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Archive for May 31st, 2013

It’s a Family Affair: Sly and the Family Stone Want to Take You “Higher!” With New Career-Spanning Box Set

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Sly and the Family Stone - Higher

Epic Records and Legacy Recordings want you to have some hot fun in the summertime. On August 27, the labels will release the first-ever career-spanning box set dedicated to Sly and the Family Stone, as previewed on Record Store Day 2013.  The box succinctly entitled Higher! wants to take you there.  77 tracks chronicle the period between 1964 and 1977, and 17 of those recordings are previously unissued.

Sly Stone, born Sylvester Stewart in 1943, couldn’t hide his prodigious musical talents from an early age.  By the mid-1960s, the Texas boy had found his way to California’s Bay Area and the fertile, experimental scene there.  The hustling young man found gigs as a popular disc jockey for KSOL, and joined the staff at San Francisco’s Autumn Records.  Sly spearheaded a rock-and-roll revival with Bobby Freeman (writer and originator of “Do You Wanna Dance” years earlier) and was instrumental in the success of The Beau Brummels.  It was Sly who produced the Brummels’ 1964 hit “Laugh, Laugh,” on which the Bay Area met the British Invasion head-on.  The enterprising young man also oversaw the early recordings for Autumn subsidiary North Beach of The Great Society including “Someone to Love,” although the sessions were tumultuous.  The Society’s Grace Slick would later turn it into a chart smash on RCA with Jefferson Airplane.  But the newly-rechristened Sly Stone had his sight on even bigger things.

In 1967, Stone assembled a group of multi-racial, male and female musicians to bring to life his vision of a new kind of music.  His brother Freddy (guitar), Larry Graham (bass), Greg Errico (drums), Jerry Martini (saxophone/reeds), Cynthia Robinson (trumpet) would form the Family Stone, with Sly’s sister Rose soon completing the lineup on keyboards.  The Family Stone would be different from Stone’ last band, an R&B outfit cheekily named Sly and the Stoners – it would blend soul, R&B, pop, rock and proto-funk into A Whole New Thing, as the band’s first album was called.  Though that LP didn’t make as many waves as expected, the band’s second album very definitely did.  It was called Dance to the Music, and its title track became Sly and the Family Stone’s first Top 10 hit.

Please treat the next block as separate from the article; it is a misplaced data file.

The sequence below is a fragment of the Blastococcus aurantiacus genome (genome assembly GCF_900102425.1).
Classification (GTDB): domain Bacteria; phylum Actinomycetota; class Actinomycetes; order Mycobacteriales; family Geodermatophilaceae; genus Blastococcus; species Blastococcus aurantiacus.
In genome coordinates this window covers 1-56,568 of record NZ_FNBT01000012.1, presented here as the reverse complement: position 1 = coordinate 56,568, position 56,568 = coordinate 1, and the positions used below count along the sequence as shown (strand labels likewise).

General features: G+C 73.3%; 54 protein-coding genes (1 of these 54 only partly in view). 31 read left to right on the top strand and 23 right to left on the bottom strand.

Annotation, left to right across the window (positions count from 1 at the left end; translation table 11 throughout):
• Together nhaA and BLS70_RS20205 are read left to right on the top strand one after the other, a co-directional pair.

And the hits kept on comin’: “Everyday People” (No. 1), “Hot Fun in the Summertime” (No. 2), “Thank You (Falettinme Be Mice Elf Agin)” (No. 1), “Family Affair” (No. 1), et cetera.  An incendiary performance at Woodstock was just one of the band’s triumphs.  Sly and the Family Stone also reflected the enormous social changes in America with powerfully charged LPs like Stand! and There’s a Riot Goin’ On.  But the original Family Stone broke up in 1975, having already survived the departures of Greg Errico in 1971 and Larry Graham the following year.  Sly would have his very well- publicized ups and downs in the years to come, and he periodically reactivated the Family Stone name, most notably for two Warner Bros. albums in 1979 and 1982.  A 2009 Sly Stone album bore the name I’m Back!  It wasn’t the first such proclamation – and likely won’t be the last – for the iconoclastic music legend.

After the jump: what can you expect on the new box set?  We have more details plus a full track listing with discography, pre-order links, and information on a bonus exclusive! Read the rest of this entry »

Written by Joe Marchese

May 31, 2013 at 12:45

The Art of Excellence: Tony Bennett’s Columbia Catalogue Reissued On CD and Digital Formats

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Tony Bennett - Yesterday I Heard the Rain“My ambition has always been to create a hit catalogue rather than hit records,” wrote Tony Bennett in 2011.  Of course, the modest Mr. Bennett has managed to do both.  He’s charted successful singles and continues to chart albums, but has also crafted a catalogue distinguished by its sustained excellence.

On the same day as the release of Bennett/Brubeck, the landmark 1962 concert performance of Tony Bennett and Dave Brubeck, Sony’s Legacy Recordings also made good on a couple of other catalogue initiatives for the legendary entertainer.  His original Columbia Records albums – plus eight discs of singles and bonus material first released on 2011’s The Complete Collection box set – can now be purchased as digital downloads via iTunes and, while Amazon and Barnes and Noble will be offering all titles as CD-Rs as part of their “Made on Demand” programs.  (At the time of this writing, Amazon links are only available for some of the albums, but each is expected to be “released” soon.)

Alongside the digital/MOD initiative, ten selections from the recently-remastered Bennett catalogue were released on Tuesday to Barnes and Noble stores and as exclusive (pressed) CDs.  As these are currently listed on the retailer’s website for five bucks and change each, these discs are quite a bargain.  (In stores, the $6.99 retail price is currently discounted to just $4.99 for each title!)

Tony’s titles returning to print via Barnes and Noble as physical CDs include:

  1. Cloud 7 (1955)
  2. In Person! (with Count Basie and His Orchestra) (1959)
  3. Sings a String of Harold Arlen (1960)
  4. I Wanna Be Around (1963) (*)
  5. When Lights Are Low (1964)
  6. If I Ruled The World – Songs For The Jet Set (1965) (*)
  7. Yesterday I Heard the Rain (1968)
  8. The Art of Excellence (1986)
  9. Bennett/Berlin (1987)
  10. Bennett Sings Ellington – Hot & Cool (1999)

(*) contains bonus tracks

Hit the jump for a closer look at these titles plus a list of the complete Bennett catalogue as released to iTunes, and as digital downloads and/or MOD CDs!                               Read the rest of this entry »

Written by Joe Marchese

May 31, 2013 at 10:12